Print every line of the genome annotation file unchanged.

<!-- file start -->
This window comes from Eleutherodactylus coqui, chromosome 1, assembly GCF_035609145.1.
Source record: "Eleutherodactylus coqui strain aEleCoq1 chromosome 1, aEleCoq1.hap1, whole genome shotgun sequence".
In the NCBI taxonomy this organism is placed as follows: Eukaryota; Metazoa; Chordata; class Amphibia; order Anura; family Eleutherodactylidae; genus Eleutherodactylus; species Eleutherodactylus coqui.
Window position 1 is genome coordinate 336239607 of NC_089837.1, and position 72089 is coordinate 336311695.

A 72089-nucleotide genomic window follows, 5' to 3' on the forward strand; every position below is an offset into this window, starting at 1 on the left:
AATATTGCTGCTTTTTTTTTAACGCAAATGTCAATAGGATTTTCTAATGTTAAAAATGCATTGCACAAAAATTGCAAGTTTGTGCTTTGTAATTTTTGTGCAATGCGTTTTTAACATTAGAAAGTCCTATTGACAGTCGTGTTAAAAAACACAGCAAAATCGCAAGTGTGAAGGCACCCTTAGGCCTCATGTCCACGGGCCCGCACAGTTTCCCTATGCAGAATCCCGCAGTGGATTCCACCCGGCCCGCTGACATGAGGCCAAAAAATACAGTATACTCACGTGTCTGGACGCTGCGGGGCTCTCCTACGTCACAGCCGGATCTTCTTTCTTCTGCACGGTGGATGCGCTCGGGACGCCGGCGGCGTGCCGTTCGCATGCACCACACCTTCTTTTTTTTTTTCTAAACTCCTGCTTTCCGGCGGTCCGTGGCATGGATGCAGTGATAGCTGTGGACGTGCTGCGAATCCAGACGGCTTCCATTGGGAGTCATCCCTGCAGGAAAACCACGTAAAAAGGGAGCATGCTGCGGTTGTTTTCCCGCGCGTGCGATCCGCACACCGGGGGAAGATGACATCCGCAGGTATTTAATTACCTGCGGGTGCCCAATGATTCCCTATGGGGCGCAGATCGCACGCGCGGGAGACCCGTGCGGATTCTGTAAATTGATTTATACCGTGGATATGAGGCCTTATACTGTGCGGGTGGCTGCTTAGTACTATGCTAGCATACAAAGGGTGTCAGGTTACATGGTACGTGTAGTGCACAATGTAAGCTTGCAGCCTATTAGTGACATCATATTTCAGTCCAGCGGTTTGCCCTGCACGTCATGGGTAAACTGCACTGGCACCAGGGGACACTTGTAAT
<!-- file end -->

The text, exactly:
This window comes from Eleutherodactylus coqui, chromosome 1, assembly GCF_035609145.1.
Source record: "Eleutherodactylus coqui strain aEleCoq1 chromosome 1, aEleCoq1.hap1, whole genome shotgun sequence".
In the NCBI taxonomy this organism is placed as follows: Eukaryota; Metazoa; Chordata; class Amphibia; order Anura; family Eleutherodactylidae; genus Eleutherodactylus; species Eleutherodactylus coqui.
Window position 1 is genome coordinate 336239607 of NC_089837.1, and position 72089 is coordinate 336311695.

A 72089-nucleotide genomic window follows, 5' to 3' on the forward strand; every position below is an offset into this window, starting at 1 on the left:
AATATTGCTGCTTTTTTTTTAACGCAAATGTCAATAGGATTTTCTAATGTTAAAAATGCATTGCACAAAAATTGCAAGTTTGTGCTTTGTAATTTTTGTGCAATGCGTTTTTAACATTAGAAAGTCCTATTGACAGTCGTGTTAAAAAACACAGCAAAATCGCAAGTGTGAAGGCACCCTTAGGCCTCATGTCCACGGGCCCGCACAGTTTCCCTATGCAGAATCCCGCAGTGGATTCCACCCGGCCCGCTGACATGAGGCCAAAAAATACAGTATACTCACGTGTCTGGACGCTGCGGGGCTCTCCTACGTCACAGCCGGATCTTCTTTCTTCTGCACGGTGGATGCGCTCGGGACGCCGGCGGCGTGCCGTTCGCATGCACCACACCTTCTTTTTTTTTTTCTAAACTCCTGCTTTCCGGCGGTCCGTGGCATGGATGCAGTGATAGCTGTGGACGTGCTGCGAATCCAGACGGCTTCCATTGGGAGTCATCCCTGCAGGAAAACCACGTAAAAAGGGAGCATGCTGCGGTTGTTTTCCCGCGCGTGCGATCCGCACACCGGGGGAAGATGACATCCGCAGGTATTTAATTACCTGCGGGTGCCCAATGATTCCCTATGGGGCGCAGATCGCACGCGCGGGAGACCCGTGCGGATTCTGTAAATTGATTTATACCGTGGATATGAGGCCTTATACTGTGCGGGTGGCTGCTTAGTACTATGCTAGCATACAAAGGGTGTCAGGTTACATGGTACGTGTAGTGCACAATGTAAGCTTGCAGCCTATTAGTGACATCATATTTCAGTCCAGCGGTTTGCCCTGCACGTCATGGGTAAACTGCACTGGCACCAGGGGACACTTGTAAT